Clayton BBQ fest cancellation fuels flames of city divide

Clayton BBQ fest cancellation fuels flames of city divide

Clayton BBQ fest cancellation fuels flames of city divide
Crowds have flocked to Clayton for their annual BBQ festivals in previous years, however this year, the event was cancelled. (Photo courtesy Clayton Business and Community Association.)

CLAYTON, CA (June 15, 2023) — As the BBQ & Brews Festival went up in flames last month, it disappointed more than barbecue lovers. It unleashed a meaty issue that has divided the City Council and possibly puts other city events in the firing line.

August’s BBQ & Brews Festival, sponsored by the Clayton Business & Community Association (CBCA), was suddenly and unceremoniously canceled when organizers decided new as-yet-to-be-determined city fees made it too difficult to assure the CBCA that it would make enough money to pencil out. It’s a fairly new event for the organization and profit margins are still thin.

There has been “uncertainty” since March, when the city dissolved the master event agreement with the CBCA that reduced some costs of using city services and locations for the event, said Steve Biggs, chair of the CBCA’s Barbecue Committee and a pit master himself.

“We didn’t know what expenses were going to be, and there was a chance we could lose money for the organization,” Biggs said from a barbecue event at which he was competing in Norco. Calif.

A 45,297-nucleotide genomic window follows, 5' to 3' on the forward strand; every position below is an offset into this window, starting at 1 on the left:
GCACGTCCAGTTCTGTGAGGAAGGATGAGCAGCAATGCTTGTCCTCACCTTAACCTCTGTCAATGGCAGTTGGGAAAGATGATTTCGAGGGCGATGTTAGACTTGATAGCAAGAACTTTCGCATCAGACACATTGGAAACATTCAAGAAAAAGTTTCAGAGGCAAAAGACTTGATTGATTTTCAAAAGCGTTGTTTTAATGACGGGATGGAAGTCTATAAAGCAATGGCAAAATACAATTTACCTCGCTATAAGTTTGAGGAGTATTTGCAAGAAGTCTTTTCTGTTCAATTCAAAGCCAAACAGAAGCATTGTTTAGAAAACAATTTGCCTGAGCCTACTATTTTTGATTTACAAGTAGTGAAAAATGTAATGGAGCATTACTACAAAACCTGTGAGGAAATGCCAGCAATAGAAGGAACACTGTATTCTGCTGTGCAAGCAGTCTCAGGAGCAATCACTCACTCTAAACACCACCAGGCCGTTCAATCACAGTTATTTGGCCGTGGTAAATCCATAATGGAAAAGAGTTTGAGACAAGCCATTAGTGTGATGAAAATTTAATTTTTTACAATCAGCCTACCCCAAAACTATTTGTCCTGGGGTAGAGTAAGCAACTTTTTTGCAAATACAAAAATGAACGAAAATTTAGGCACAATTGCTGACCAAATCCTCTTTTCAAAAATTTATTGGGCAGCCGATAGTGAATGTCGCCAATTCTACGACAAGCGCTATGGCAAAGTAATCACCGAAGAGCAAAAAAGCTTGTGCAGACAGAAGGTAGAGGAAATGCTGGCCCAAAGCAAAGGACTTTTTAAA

“It’s sad,” he added. “It’s a good event for the public, local businesses as well as the CBCA.”

Looking toward 2024 event – but with added fees

Council member and former Mayor Peter Cloven agreed that it was a loss to the community. “As both a Claytonian and a council member, I am saddened by the decision, but I understand it,” he said. “So much effort was put into adding Clayton’s BBQ event to the Kansas City Barbecue Society’s (KCBS) calendar. I hope momentum is not lost on future.”

Biggs said he is convinced that the event will come back next year stronger than ever. “We were the only KCBS event in the Bay Area,” he said. “We want to be able to plan an event that will benefit not only the barbecue community, but the people of Clayton.”

He says the committee is already looking at July 2024 for the next barbecue competition.

Still, the organizers of the BBQ and Brews Festival, as well as those of Oktoberfest and the Art & Wine Festival, have to start doing some new math because of a revised master fee schedule, introduced at a city council meeting last week. Although it is not yet official, there are such aspects as upping the price of renting Endeavor Hall, a community gathering spot, as well as fees as high as $20,000 for renting out The Grove Park for an event.

Although the three major CBCA-sponsored events don’t use The Grove, it must be fenced off because of rules set down by the state Alcohol Beverage Control. That results in festival sponsors having to pay for its rental.

Police and sanitary services also have risen under the new schedule.

Questions about the mayor’s motives

Despite Biggs’ optimism, he and others have been quite vocal on social media about the barbecue festival’s cancellation, blaming it on Mayor Jeff Wan and two other members of the council who vote along with Wan on most, if not all, issues – Jim Diaz and Kim Trupiano.